Lots of things happened in 2011 that changed the face of programming, but the one big change it that HTML5 took over. What is really strange is that HTML5 isn't even a programming language.
What is it that has big companies running so scared that they bin their existing technologies, rip up the foundations they have built empires upon, and start again from scratch?
As always, it's another one of those false marketing ideas with very little substance.
But it doesn't matter that there is little substance to it all - HTML5 has taken over the key to the kingdom like a viral kitten video.
What is this meme, this viral marketing spark?
HTML5 grew out of the train wreck that was XHTML and the inability to move HTML on by a committee of industry leaders who wanted stagnation as a way of protecting their assets. Eventually the log jam was freed by the WHATWG back in 2004. It took until 2010 to gain media attention, but by 2011 it had all but taken over the programming world.
At the very start of 2011 W3C announced a logo for HTML5:
It stands strong and true, resilient and universal as the markup you write. It shines as bright and as bold as the forward-thinking, dedicated web developers you are. It's the standard's standard, a pennant for progress. And it certainly doesn't use tables for layout.
We present an HTML5 logo.
The logo probably didn't help HTML5 into its position of power as the browser makers were already arguing who had done a better job of implementing the standard. Of course, it all depends what you mean by "the standard".
As the year moved on, it became apparent that "great things were afoot". Apple had already banned Flash from its kingdom and generally browser addins, Flash in particular, were acquiring the reputation of something evil.
This is perhaps the most reckless abandonment of a technology in the history of technology. Silverlight is arguably the best thing Microsoft ever created for web and desktop programming and it's still at the heart of Windows Phone 7 - although this cannot continue for much longer. To throw so much away on a completely unproven and obviously inferior programming environment is crazy, but it represents Microsoft's last chance to get on the mobile/tablet bandwagon. This is a part of the story that will be written in the coming year starting with the release of Windows 8 beta in late February.
So by about the middle of the year HTML5 had toppled Microsoft's proprietary technologies and had all but finished off Silverlight. The second big coup for HTML5 started to be visible early in the year for anyone with the hindsight to see it. Adobe rolled out tools to let users work with HTML5 to create animations - this is of course what Flash is good at. Then Google rolled out Swiffy, a tool that converted Flash into HTML5. Then, in October, Adobe acquired Nitobi, the company that created PhoneGap - a way of allowing HTML5 apps to run on an equal footing with mobile native apps on all of the standard platforms. Why would Adobe do this when they already had Flash and Flex to do the same job? In November the reasoning became very clear. Adobe stopped development of mobile Flash and open sourced the Flex framework. Despite Adobe's pledge to support Flash, Flex and all the old technologies, it is clear to any reasonable programmer that the future of just about everything now resided in a single entity - HTML5 and its associated technologies.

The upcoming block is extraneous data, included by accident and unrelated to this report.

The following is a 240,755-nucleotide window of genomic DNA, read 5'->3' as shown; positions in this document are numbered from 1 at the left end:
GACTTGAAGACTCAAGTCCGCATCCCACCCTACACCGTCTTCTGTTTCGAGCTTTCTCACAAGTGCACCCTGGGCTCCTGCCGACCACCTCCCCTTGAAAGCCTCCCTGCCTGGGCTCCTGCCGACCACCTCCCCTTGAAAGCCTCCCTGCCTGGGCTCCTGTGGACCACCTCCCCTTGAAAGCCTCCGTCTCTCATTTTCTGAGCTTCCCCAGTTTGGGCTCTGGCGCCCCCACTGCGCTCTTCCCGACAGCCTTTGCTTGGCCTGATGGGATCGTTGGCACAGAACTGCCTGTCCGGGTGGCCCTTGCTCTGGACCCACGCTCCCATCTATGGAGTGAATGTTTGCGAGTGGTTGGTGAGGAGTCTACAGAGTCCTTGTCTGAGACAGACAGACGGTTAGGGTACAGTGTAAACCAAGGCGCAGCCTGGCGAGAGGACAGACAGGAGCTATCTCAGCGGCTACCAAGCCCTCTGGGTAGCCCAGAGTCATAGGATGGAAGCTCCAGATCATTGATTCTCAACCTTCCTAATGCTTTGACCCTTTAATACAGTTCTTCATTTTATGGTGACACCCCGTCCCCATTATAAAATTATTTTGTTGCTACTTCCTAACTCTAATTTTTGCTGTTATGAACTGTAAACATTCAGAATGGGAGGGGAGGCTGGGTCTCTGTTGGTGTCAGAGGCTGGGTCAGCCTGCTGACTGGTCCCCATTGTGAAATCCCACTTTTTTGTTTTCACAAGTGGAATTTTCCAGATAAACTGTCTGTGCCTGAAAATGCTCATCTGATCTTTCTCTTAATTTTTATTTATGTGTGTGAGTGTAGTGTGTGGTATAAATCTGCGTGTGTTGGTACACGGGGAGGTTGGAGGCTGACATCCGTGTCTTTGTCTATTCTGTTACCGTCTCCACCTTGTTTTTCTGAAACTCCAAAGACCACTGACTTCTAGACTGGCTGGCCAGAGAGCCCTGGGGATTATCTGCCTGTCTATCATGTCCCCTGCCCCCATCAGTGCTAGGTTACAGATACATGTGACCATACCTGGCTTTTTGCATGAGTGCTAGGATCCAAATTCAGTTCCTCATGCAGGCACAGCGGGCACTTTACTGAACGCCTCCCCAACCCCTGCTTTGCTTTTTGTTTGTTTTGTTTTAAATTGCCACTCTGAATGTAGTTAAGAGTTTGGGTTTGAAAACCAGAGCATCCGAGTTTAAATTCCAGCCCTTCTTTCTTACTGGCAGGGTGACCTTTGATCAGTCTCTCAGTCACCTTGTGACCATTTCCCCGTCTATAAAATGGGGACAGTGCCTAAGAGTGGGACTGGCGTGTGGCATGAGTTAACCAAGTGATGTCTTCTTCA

You have to pause at this point and ask why?
Why adopt such an underpowered technology and dump all of the, admittedly imperfect, alternatives?
Part of the answer comes from the freedom that adopting a standards-based technology brings. With Apple demanding a cut of everything sold thought native apps, what could be better than to cut the dependence by implementing pure HTML5 apps and pay Apple nothing at all - which is exactly what Amazon did.
With both Google and Mozilla trying to make the browser the operating system, it looks even more obvious that targeting the browser is the right thing to do. After all, there are no big single-interest organizations that can take the HTML5 standard away from you. Compare this with the future facing the .NET programmer or the Flex programmer. There might be a future but it isn't quite as rosy as it was before HTML5 came on the scene.
As the year 2011 comes to an end, we have to admit that we have seen a paradigm shift. It may not be, almost certainly is not, over yet and 2012 will see some significant developments - Windows 8, browser native code support, WebGL becoming essential and more...
Whatever happens in detail, it is obvious that in the coming year we will see HTML5 move from being a marketing term to something we have to work with.
Let us hope that someone thinks to work on the underpinnings that we need to turn it into a usable technology rather than simply inventing more marketing slogans and logos.
The biggest problem the web has is its lack of push. Something new might be published, but you have to remember to navigate back to the page to see what it is - you have to contact the web page. Chrom [ ... ]